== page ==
collected. I was at once struck by two features which appeared to me to

    be common to all these specimens, and those which I have since seen have

    only confirmed the observation. First, the grooves were scored with a

    wheel; and second, the marks on the one face of any pebble form a pattern which is more or less distinctly reproduced on the other face. This latter

    fact seemed to me so remarkable that I photographed fourteen of the

    pebbles of Mr. Eddy's collection which showed this feature most clearly,

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    Professor Jewett, who was with me at the time, making the negatives with his camera. Both negatives, unfortunately, were lost in the subsequent

    journeying. A sun-proof had been made from one of them, however, and

    it happened that I had preserved it; from this the accompanying illustra? tion is made.

    Fig. 2. Fourteen Pebbles of Mr. William K. Eddy's Collection.

    In order to give a general idea of what the other photograph would have

    shown, I subjoin a drawing intended to picture the reverse side of these same pebbles. Since the drawing is purely fanciful, it can have no value

    beyond that of representing my own imperfect recollection of the nature and extent of the correspondence. I can add with assurance, however, that in no one of these fourteen examples could there be any doubt that the scheme of scoring on the one side was intended to be the counterpart of that on the other side.

    This rule of the approximate correspondence, in arrangement, of the

    grooves on the two faces of each of these stones holds good in the case of every specimen which I have myself seen. It is plainly exemplified in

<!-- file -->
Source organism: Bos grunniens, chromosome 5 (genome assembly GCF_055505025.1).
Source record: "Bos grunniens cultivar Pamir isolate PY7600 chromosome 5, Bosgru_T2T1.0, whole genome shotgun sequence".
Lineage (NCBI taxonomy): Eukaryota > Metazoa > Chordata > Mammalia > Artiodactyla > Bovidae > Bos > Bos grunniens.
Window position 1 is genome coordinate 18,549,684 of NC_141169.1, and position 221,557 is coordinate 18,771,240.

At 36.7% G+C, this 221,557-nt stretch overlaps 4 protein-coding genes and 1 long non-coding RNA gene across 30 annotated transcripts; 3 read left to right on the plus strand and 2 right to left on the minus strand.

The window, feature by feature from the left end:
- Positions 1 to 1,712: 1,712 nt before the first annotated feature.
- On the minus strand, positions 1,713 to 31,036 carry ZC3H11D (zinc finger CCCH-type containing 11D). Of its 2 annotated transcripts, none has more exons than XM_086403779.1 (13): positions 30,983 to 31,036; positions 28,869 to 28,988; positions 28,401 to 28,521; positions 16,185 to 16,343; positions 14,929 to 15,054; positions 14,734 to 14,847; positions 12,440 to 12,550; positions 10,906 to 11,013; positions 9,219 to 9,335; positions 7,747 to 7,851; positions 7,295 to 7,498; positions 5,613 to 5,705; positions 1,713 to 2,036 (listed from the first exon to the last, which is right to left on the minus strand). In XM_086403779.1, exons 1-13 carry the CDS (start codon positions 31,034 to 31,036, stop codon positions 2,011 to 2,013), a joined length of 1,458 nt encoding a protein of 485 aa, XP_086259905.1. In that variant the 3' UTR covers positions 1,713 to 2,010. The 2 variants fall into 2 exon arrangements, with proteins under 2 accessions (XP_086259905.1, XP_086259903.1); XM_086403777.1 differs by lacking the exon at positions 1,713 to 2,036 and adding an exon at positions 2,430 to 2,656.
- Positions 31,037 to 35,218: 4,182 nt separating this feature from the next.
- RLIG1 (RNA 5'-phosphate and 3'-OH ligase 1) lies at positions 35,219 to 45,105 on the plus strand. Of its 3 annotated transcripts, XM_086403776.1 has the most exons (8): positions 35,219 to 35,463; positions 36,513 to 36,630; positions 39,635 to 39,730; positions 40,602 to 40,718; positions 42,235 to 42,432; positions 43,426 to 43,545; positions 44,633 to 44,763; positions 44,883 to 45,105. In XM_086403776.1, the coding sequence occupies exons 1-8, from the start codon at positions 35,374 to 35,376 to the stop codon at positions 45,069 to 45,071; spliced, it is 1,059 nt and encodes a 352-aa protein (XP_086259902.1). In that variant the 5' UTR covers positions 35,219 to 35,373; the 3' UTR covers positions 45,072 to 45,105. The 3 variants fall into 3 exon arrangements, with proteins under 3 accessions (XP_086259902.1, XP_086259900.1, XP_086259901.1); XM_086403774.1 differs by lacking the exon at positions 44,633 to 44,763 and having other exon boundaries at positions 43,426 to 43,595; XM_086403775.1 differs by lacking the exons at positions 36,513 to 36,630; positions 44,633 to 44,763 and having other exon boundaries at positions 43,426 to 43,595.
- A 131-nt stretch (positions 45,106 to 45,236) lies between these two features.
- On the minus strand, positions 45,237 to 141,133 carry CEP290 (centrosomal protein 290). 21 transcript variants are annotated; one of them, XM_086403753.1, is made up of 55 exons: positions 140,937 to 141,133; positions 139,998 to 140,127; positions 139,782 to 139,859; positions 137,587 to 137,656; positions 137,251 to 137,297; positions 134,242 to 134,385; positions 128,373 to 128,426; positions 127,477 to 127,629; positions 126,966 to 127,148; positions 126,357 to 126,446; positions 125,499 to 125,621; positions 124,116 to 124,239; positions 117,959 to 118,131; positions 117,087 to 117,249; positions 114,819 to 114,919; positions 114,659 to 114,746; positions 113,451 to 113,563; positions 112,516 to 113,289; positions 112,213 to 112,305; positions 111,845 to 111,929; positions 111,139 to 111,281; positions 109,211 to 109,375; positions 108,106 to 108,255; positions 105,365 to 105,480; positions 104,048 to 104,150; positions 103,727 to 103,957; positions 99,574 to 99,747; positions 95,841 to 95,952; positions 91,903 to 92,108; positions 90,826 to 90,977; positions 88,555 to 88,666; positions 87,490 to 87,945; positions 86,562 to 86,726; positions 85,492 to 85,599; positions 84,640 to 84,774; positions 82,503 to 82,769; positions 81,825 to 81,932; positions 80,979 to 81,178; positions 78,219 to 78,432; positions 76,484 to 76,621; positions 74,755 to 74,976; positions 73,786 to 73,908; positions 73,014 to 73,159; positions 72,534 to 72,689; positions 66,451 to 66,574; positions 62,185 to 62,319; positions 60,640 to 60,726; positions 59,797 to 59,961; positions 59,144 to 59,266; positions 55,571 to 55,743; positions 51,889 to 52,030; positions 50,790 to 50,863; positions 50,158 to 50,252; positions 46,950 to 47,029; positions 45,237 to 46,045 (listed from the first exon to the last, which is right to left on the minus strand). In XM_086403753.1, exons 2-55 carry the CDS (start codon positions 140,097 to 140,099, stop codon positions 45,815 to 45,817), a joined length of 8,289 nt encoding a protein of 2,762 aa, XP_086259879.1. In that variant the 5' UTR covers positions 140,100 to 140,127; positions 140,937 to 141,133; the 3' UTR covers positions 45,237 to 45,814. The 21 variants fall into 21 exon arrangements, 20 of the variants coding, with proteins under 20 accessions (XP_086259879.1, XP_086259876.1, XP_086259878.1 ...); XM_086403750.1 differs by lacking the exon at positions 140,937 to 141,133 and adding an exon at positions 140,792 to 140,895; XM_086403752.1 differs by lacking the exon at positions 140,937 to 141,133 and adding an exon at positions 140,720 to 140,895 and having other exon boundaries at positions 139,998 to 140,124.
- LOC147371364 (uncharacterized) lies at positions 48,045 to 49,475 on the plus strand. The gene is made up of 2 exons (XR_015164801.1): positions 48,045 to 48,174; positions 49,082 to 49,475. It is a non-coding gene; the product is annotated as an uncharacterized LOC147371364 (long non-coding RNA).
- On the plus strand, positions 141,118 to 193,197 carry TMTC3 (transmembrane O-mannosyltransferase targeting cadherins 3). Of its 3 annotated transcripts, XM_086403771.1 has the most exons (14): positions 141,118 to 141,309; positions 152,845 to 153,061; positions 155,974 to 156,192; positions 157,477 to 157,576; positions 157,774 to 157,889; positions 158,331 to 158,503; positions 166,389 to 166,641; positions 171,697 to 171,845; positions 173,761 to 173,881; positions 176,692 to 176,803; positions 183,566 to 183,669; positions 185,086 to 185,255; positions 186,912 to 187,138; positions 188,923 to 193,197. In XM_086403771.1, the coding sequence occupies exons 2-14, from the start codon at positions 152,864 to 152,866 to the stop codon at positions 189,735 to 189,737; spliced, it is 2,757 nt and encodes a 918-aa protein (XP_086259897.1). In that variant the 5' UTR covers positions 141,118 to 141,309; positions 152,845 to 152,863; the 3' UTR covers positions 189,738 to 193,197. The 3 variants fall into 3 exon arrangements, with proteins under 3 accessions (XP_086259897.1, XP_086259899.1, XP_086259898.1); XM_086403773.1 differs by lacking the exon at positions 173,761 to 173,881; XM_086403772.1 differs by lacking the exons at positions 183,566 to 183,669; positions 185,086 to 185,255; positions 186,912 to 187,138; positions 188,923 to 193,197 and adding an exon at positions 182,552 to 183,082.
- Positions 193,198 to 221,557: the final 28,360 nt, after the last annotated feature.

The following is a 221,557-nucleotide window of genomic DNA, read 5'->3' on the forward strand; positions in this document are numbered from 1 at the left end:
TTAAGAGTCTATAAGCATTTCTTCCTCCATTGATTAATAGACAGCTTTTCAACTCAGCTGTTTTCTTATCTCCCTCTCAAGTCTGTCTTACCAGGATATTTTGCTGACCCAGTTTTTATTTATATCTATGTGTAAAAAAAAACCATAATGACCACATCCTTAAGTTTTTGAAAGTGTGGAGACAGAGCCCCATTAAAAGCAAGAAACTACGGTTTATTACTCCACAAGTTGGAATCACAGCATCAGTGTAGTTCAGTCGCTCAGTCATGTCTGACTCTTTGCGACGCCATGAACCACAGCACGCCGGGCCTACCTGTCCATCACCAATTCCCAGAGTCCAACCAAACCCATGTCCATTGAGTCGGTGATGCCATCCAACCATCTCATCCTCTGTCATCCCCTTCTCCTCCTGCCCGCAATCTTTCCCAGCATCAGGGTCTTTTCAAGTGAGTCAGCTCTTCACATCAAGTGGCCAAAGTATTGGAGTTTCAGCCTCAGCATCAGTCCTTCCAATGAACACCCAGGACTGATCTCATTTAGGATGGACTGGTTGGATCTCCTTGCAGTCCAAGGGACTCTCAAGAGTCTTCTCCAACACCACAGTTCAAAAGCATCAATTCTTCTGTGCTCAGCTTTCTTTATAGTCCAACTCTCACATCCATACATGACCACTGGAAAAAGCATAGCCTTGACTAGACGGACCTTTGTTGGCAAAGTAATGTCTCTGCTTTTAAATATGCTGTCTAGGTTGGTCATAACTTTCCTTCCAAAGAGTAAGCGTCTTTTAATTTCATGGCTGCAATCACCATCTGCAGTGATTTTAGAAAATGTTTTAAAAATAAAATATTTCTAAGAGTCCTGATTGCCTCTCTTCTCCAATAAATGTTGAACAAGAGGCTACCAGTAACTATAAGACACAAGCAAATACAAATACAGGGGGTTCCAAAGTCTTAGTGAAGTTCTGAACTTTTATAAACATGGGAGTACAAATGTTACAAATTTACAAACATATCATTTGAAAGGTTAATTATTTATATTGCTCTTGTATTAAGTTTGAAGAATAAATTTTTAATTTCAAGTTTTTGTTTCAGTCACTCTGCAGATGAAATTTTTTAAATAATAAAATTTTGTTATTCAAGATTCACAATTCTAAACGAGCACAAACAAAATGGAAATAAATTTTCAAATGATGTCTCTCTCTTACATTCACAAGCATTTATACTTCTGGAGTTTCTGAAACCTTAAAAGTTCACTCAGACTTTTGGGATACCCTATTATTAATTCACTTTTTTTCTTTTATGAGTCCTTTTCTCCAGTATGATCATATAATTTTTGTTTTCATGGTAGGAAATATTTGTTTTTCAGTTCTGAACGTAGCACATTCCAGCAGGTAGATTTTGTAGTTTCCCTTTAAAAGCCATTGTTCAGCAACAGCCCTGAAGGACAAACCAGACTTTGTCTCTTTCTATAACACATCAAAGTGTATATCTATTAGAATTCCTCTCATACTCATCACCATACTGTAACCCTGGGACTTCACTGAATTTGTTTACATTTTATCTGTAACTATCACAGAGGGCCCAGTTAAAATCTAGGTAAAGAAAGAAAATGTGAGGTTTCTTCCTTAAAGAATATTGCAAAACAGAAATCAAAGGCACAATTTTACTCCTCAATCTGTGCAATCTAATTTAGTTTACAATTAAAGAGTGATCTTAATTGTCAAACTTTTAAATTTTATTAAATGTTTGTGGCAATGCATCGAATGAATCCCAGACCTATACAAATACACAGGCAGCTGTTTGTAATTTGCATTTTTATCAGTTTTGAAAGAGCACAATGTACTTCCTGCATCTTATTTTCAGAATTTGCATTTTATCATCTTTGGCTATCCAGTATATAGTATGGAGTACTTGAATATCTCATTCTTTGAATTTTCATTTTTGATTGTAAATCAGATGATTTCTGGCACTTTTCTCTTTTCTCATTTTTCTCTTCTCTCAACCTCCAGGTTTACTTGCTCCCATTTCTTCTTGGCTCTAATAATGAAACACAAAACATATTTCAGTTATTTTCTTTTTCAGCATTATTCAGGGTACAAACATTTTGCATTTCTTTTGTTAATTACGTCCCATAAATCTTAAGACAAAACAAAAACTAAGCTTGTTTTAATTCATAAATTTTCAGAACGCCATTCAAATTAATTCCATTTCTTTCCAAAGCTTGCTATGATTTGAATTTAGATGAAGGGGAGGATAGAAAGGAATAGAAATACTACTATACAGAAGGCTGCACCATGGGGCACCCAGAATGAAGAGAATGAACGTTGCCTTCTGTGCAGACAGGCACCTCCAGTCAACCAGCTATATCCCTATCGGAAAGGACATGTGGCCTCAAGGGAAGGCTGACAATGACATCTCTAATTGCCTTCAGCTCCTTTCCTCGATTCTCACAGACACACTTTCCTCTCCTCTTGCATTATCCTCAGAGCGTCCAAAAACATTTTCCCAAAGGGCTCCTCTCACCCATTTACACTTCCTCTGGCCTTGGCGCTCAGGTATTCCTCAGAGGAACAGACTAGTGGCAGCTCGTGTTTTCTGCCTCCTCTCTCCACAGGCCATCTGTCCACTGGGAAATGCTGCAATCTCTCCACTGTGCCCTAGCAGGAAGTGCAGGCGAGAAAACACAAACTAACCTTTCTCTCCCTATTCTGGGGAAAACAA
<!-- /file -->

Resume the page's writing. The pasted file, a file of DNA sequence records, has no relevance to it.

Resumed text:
all but one of those which are shown in Macridy's illustration (above, Fig. 1), though in the reproduction of the photographs some of the grooves are almost invisible. The small circular stone at the right appears to be

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    an exception. Perhaps if it could be examined, the exception would be found apparent rather than real; or it may be that such a pebble had a special part to play (see below). I think that it is also possible to see in these photographs the regular curve of the typical incision, showing that the grooves were cut with a wheel.

    Fig. 3. Sketch from memory of Reverse Side of Pebbles shown in Fig. 2.

    These facts seem to make it plain that the manner of scoring these pebbles was not accidental, but deliberate; and that its purpose was to make each one of them easily recognizable. The most natural conclusion is, that the

    pebbles were used in playing some sort of game, in which they were thrown or tossed in such a manner that they might fall with either side up. Even if the pattern on the one side is reproduced somewhat carelessly and

    inexactly, the resemblance, added to the shape of the stone, would be sufficient for identification, even at some distance. As to the precise nature of this game, I can offer no conjecture. There is no modern game

    played in that country, so far as I am aware, that could throw light upon the question. Possibly someone who is more familiar than I with such

    matters can give the needed information. The specimens found by Macridy himself were picked up at the mouth

    of tombs in the old necropolis. Many others, however, have been found

    at a long distance from any tomb. Mr. Eddy, who told me of the popular belief regarding these objects, showed me a level, open field south of Sidon,

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    between the city and the necropolis and somewhat nearer the latter, which he declared to be the chief source of those scored pebbles of whose

    provenience he had exact knowledge. He had found them there himself, and said that it would not be difficult to find others. In this field there was no trace of any tomb, nor did it seem likely, from the nature of the